Traditionally, Christianity has been understood as not being universalist in either of the above senses. It has generally been construed that Christianity teaches that at least some–the “unsaved” in Protestant parlance, or those who die in mortal sin, in Catholic terminology–will not be saved, and will therefore go to Hell, wherein they will suffer for all eternity. How many will be so damned is debated; but the default assumption has been “all non-Christians and a substantial number even of nominal Christians”–thus, the vast majority of humankind. Non-Christians tend to view such a notion as horrendous; and even Christians themselves have not always been at ease with it.
There is, in fact, fairly good evidence that many of the early Church Fathers were in fact universalist, or sympathetic to universalism. Origen–whom we’ve discussed before–is believed to have been one such. Others include St. Clement of Alexandria, St. Gregory of Nyssa, and St. Isaac of Syria. Other universalists appeared from time to time over the centuries (e.g. John Scotus Eriugena and Julian of Norwich), and after the Reformation, explicitly universalist churches were organized.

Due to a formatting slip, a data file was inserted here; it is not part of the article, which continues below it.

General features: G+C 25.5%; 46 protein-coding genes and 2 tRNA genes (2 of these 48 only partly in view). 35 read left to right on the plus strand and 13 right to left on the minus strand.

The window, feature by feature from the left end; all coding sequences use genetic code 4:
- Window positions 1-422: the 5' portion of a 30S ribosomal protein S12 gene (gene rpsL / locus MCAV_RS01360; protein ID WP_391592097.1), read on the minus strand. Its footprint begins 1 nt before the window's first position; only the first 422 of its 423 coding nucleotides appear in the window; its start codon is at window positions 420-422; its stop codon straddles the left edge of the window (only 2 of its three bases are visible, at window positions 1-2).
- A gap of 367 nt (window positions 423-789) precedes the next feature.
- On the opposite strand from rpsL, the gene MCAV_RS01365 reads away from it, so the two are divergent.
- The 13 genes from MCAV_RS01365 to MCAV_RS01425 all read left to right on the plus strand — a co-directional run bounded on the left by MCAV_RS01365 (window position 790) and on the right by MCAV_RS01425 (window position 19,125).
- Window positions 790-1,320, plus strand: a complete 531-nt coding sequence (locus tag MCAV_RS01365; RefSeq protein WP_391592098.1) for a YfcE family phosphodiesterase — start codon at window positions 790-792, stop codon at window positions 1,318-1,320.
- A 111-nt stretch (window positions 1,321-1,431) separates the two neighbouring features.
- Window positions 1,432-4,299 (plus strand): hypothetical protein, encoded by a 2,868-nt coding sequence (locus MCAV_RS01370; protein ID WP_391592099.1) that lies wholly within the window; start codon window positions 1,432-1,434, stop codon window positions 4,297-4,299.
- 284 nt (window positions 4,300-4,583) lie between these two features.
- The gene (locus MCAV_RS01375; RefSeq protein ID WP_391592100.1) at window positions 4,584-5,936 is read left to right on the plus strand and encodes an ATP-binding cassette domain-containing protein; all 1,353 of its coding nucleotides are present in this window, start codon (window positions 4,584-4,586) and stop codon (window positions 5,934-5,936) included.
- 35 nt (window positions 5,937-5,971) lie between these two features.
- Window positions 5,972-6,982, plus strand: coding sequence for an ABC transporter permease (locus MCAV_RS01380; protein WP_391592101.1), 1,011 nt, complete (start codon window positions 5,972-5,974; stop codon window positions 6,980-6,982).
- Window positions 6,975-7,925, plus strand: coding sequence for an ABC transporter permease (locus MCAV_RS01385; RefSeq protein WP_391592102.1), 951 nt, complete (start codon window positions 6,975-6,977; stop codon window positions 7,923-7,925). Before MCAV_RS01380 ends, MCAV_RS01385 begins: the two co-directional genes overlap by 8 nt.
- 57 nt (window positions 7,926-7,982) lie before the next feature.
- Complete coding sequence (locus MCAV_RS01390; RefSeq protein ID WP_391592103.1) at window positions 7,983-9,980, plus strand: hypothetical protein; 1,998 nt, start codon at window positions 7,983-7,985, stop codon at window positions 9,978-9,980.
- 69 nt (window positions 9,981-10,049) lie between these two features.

As for the so-called mainstream denominations, the teaching on Hell remained on the books, so to speak, but has gradually come to be de-emphasized over the course of the last century and the current one. In the post-World War II era, the Catholic theologian Hans Urs von Balthasar wrote his controversial book Dare We Hope “That All Men Be Saved”? in which he strongly advocated a form of soft universalism. It is worthwhile to note that despite the fact that many high-profile Catholic theologians have had run-ins with the Vatican since the 80’s (Hans Küng, Matthew Fox and Tissa Balasuriya being prominent examples), neither von Balthasar nor this book have been so condemned. Furthermore, von Balthasar was one of the late Pope John Paul II’s favorite theologians, and John Paul intended to make him a cardinal (he died before this was possible). He has also been cited approvingly by the current pope, Benedict XVI. To me this indicates that while the traditional views are not being officially changed at this time, there is an increased openness to universalistic thought in the Church.